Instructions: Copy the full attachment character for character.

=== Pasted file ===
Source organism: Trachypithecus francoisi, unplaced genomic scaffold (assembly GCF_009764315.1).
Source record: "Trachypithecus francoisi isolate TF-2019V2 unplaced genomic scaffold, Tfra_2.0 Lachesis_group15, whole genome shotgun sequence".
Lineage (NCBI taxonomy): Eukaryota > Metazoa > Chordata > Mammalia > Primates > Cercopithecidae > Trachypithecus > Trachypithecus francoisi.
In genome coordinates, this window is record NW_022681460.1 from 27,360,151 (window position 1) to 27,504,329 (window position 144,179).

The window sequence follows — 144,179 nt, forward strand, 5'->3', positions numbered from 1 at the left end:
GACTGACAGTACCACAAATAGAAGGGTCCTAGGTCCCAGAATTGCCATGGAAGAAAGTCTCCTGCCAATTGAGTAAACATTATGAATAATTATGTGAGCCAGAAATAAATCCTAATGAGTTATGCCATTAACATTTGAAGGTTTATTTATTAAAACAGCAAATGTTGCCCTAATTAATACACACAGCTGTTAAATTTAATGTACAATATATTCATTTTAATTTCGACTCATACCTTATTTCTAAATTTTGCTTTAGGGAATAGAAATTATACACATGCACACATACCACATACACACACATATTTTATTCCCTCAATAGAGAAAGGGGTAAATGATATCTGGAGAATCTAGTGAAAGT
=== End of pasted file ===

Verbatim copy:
Source organism: Trachypithecus francoisi, unplaced genomic scaffold (assembly GCF_009764315.1).
Source record: "Trachypithecus francoisi isolate TF-2019V2 unplaced genomic scaffold, Tfra_2.0 Lachesis_group15, whole genome shotgun sequence".
Lineage (NCBI taxonomy): Eukaryota > Metazoa > Chordata > Mammalia > Primates > Cercopithecidae > Trachypithecus > Trachypithecus francoisi.
In genome coordinates, this window is record NW_022681460.1 from 27,360,151 (window position 1) to 27,504,329 (window position 144,179).

The window sequence follows — 144,179 nt, forward strand, 5'->3', positions numbered from 1 at the left end:
GACTGACAGTACCACAAATAGAAGGGTCCTAGGTCCCAGAATTGCCATGGAAGAAAGTCTCCTGCCAATTGAGTAAACATTATGAATAATTATGTGAGCCAGAAATAAATCCTAATGAGTTATGCCATTAACATTTGAAGGTTTATTTATTAAAACAGCAAATGTTGCCCTAATTAATACACACAGCTGTTAAATTTAATGTACAATATATTCATTTTAATTTCGACTCATACCTTATTTCTAAATTTTGCTTTAGGGAATAGAAATTATACACATGCACACATACCACATACACACACATATTTTATTCCCTCAATAGAGAAAGGGGTAAATGATATCTGGAGAATCTAGTGAAAGT